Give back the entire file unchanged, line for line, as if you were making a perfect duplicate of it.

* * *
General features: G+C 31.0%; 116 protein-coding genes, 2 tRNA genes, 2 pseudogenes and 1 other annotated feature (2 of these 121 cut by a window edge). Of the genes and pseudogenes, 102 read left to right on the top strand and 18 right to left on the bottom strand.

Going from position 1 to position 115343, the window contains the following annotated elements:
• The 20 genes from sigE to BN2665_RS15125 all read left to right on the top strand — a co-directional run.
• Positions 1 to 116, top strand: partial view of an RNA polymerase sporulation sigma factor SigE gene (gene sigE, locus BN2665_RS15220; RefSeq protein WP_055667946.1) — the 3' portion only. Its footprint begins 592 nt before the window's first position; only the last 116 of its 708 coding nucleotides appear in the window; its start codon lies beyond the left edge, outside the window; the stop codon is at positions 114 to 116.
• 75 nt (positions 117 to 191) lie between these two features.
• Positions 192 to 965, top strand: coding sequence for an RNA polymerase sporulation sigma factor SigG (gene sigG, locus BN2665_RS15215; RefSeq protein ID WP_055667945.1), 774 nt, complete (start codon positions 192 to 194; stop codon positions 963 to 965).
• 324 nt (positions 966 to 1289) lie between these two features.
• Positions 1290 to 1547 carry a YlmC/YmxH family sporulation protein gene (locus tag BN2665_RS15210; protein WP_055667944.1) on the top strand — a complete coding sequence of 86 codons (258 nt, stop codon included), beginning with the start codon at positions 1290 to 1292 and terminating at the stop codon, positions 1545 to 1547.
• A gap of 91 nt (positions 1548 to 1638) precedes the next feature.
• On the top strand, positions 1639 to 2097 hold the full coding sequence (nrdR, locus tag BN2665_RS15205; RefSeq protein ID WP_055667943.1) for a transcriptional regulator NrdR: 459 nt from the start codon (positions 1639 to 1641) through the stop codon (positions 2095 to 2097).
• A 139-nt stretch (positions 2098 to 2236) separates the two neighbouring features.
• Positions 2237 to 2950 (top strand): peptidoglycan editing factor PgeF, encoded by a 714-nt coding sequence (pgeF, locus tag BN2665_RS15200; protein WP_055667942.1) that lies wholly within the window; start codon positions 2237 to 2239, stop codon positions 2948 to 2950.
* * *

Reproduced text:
General features: G+C 31.0%; 116 protein-coding genes, 2 tRNA genes, 2 pseudogenes and 1 other annotated feature (2 of these 121 cut by a window edge). Of the genes and pseudogenes, 102 read left to right on the top strand and 18 right to left on the bottom strand.

Going from position 1 to position 115343, the window contains the following annotated elements:
• The 20 genes from sigE to BN2665_RS15125 all read left to right on the top strand — a co-directional run.
• Positions 1 to 116, top strand: partial view of an RNA polymerase sporulation sigma factor SigE gene (gene sigE, locus BN2665_RS15220; RefSeq protein WP_055667946.1) — the 3' portion only. Its footprint begins 592 nt before the window's first position; only the last 116 of its 708 coding nucleotides appear in the window; its start codon lies beyond the left edge, outside the window; the stop codon is at positions 114 to 116.
• 75 nt (positions 117 to 191) lie between these two features.
• Positions 192 to 965, top strand: coding sequence for an RNA polymerase sporulation sigma factor SigG (gene sigG, locus BN2665_RS15215; RefSeq protein ID WP_055667945.1), 774 nt, complete (start codon positions 192 to 194; stop codon positions 963 to 965).
• 324 nt (positions 966 to 1289) lie between these two features.
• Positions 1290 to 1547 carry a YlmC/YmxH family sporulation protein gene (locus tag BN2665_RS15210; protein WP_055667944.1) on the top strand — a complete coding sequence of 86 codons (258 nt, stop codon included), beginning with the start codon at positions 1290 to 1292 and terminating at the stop codon, positions 1545 to 1547.
• A gap of 91 nt (positions 1548 to 1638) precedes the next feature.
• On the top strand, positions 1639 to 2097 hold the full coding sequence (nrdR, locus tag BN2665_RS15205; RefSeq protein ID WP_055667943.1) for a transcriptional regulator NrdR: 459 nt from the start codon (positions 1639 to 1641) through the stop codon (positions 2095 to 2097).
• A 139-nt stretch (positions 2098 to 2236) separates the two neighbouring features.
• Positions 2237 to 2950 (top strand): peptidoglycan editing factor PgeF, encoded by a 714-nt coding sequence (pgeF, locus tag BN2665_RS15200; protein WP_055667942.1) that lies wholly within the window; start codon positions 2237 to 2239, stop codon positions 2948 to 2950.